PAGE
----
When you decided to open your own business, you probably envisioned a successful venture doing something you love. You probably did not envision being immersed in paperwork, such as payroll and benefit administration. Many small business owners, in an effort to save themselves the aggravation (and in turn, reduce costs) turn to employee leasing.So what exactly is a leased employee? In general terms, a leased employee is a hired, but not permanent member of the staff, who is employed by both a leasing organization (Professional Employer Organization) and the business owner (you). Employment responsibilities are shared, but the advantages to you range from acquiring someone with a specialized skill set required for short-term projects to reducing costs for the employer.
When it comes to retirement plans, having leased employees can make things a little complicated. The Internal Revenue Code, specifically IRC Sec 414(n)(2), states ”any person who is not an employee of the recipient and who provides services to the recipient if— (A) such services are provided pursuant to an agreement between the recipient and any other person (in this subsection referred to as the ‘‘leasing organization’’), (B) such person has performed such services for the recipient (or for the recipient and related persons) on a substantially full time basis for a period of at least 1 year, and (C) such services are performed under primary direction or control by the recipient.”
A leased employee, as stated in the plan document, may be an excluded class, which would make them ineligible for benefits; however, they need to still be reported in the year-end data to be included in testing. Keep in mind, a leased employee is NOT a part-time, temporary or seasonal employee. These classifications have entirely different rules in regard to plan benefits.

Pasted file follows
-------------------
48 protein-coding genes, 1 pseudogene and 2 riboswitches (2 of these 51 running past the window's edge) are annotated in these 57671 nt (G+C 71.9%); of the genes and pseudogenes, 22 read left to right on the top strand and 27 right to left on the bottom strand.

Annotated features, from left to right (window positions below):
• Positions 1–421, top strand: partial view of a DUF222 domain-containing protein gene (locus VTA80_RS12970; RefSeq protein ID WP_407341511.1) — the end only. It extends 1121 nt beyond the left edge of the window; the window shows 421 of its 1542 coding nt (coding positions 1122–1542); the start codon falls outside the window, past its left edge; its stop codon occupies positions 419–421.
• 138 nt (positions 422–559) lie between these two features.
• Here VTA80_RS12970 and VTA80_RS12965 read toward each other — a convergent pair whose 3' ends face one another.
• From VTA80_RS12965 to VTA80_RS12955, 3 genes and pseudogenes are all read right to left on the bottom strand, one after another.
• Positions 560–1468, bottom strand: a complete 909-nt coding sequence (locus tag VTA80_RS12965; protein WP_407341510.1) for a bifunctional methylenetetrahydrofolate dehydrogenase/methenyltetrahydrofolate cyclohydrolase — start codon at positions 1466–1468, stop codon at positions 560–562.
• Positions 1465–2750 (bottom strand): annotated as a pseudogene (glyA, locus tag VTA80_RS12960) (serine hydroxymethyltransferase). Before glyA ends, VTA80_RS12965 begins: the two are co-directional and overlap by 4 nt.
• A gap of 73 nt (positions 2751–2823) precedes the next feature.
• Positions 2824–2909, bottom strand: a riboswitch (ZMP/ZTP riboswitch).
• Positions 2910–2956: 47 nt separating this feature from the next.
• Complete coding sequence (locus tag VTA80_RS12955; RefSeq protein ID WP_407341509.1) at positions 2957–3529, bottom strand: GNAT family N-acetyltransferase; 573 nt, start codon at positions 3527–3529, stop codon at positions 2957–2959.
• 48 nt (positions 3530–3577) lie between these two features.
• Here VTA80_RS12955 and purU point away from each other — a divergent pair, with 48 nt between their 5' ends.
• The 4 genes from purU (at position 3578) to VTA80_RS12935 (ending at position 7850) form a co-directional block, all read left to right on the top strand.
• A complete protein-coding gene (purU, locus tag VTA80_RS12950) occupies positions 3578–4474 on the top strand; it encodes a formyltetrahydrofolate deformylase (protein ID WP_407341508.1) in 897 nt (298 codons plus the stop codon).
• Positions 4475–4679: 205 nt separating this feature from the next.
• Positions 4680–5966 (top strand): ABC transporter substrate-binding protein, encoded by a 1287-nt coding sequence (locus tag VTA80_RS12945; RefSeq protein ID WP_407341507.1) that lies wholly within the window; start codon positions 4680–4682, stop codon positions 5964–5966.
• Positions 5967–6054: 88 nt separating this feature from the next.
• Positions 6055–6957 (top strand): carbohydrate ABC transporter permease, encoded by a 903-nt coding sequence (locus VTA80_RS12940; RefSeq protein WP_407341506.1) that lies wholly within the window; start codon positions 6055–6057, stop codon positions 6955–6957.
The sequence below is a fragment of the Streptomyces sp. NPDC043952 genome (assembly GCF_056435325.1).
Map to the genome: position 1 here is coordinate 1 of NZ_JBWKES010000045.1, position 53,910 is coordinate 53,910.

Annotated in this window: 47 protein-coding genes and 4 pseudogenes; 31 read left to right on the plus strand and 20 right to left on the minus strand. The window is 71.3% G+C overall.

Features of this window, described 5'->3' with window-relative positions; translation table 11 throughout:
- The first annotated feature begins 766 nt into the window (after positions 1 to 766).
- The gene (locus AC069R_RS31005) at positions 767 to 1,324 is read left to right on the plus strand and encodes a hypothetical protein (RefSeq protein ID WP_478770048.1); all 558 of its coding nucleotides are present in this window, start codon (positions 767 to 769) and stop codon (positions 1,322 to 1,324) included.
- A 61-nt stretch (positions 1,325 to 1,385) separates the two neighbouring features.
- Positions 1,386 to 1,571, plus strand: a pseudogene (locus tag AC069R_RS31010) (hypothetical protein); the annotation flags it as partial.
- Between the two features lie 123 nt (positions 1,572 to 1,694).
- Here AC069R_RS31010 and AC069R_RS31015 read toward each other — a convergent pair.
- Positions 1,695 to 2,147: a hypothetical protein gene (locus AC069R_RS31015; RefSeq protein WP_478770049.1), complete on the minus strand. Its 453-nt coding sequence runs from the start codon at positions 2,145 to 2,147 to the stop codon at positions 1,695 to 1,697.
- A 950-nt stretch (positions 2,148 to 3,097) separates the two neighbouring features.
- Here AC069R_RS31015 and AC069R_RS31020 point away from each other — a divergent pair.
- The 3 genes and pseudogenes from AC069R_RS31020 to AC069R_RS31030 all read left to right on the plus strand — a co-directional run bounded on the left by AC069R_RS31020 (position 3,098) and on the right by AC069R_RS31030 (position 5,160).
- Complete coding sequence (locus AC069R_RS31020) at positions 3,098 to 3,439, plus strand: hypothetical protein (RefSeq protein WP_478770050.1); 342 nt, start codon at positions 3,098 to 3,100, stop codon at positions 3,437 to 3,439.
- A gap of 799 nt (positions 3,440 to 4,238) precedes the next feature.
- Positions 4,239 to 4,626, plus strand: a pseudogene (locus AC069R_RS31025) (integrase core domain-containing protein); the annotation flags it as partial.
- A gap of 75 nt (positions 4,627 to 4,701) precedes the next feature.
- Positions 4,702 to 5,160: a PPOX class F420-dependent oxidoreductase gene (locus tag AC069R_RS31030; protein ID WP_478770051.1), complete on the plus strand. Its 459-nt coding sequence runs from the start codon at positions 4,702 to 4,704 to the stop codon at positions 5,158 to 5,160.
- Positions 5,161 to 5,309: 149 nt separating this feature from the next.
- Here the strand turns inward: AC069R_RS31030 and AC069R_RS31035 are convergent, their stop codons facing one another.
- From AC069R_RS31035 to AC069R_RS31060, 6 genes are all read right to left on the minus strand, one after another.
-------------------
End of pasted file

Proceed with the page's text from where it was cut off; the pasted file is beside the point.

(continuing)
If a leased employee is with the employer for more than a year, they may become entitled to some of the benefits of “common-law” employees. Meaning that if they meet eligibility requirements, they may be included in the recipient employer’s retirement plan. Although they would benefit from being part of the employer’s retirement plan, unless offered employment by the recipient employer, the leased employee remains an employee of the leasing agency. In order to avoid this issue of required retirement benefits to these employees, be sure to “rotate” the leased staff on an annual basis.
If it has been determined that the plan is a member of a controlled group, each member of the controlled group is
deemed to be part of a single employer. Therefore, if a leased employee works for several employers who are members of a controlled group, he/she would accrue continuous service under a single employer. This may result in a leased employee unexpectedly reaching eligibility status.
A leased employee may be employed for a longer tenure, and can be a member of an excluded class of
employees IF the following conditions apply:
- Leased employees do not represent more than 20% of the recipient’s non-highly compensated workforce
- Employee is covered by a plan sponsored by the leasing organization that provides for the following:
- Money Purchase Pension Plan with a nonintegrated employer contribution rate of at least 10%; immediate and full vesting;
- Immediate eligibility for each employee of the leasing organization.
If these conditions are met, the leased employee receives retirement benefits from the leasing organization, which are then attributed to the recipient employer.
Bottom line: The Rainmaker Plan and leased employees can work together as long as the guidelines are
followed. If you are a Benetrends client and have any questions, please refer to your Retirement Plan Analyst If you are considering entrepreneurship and want to know more, please fill out our contact form.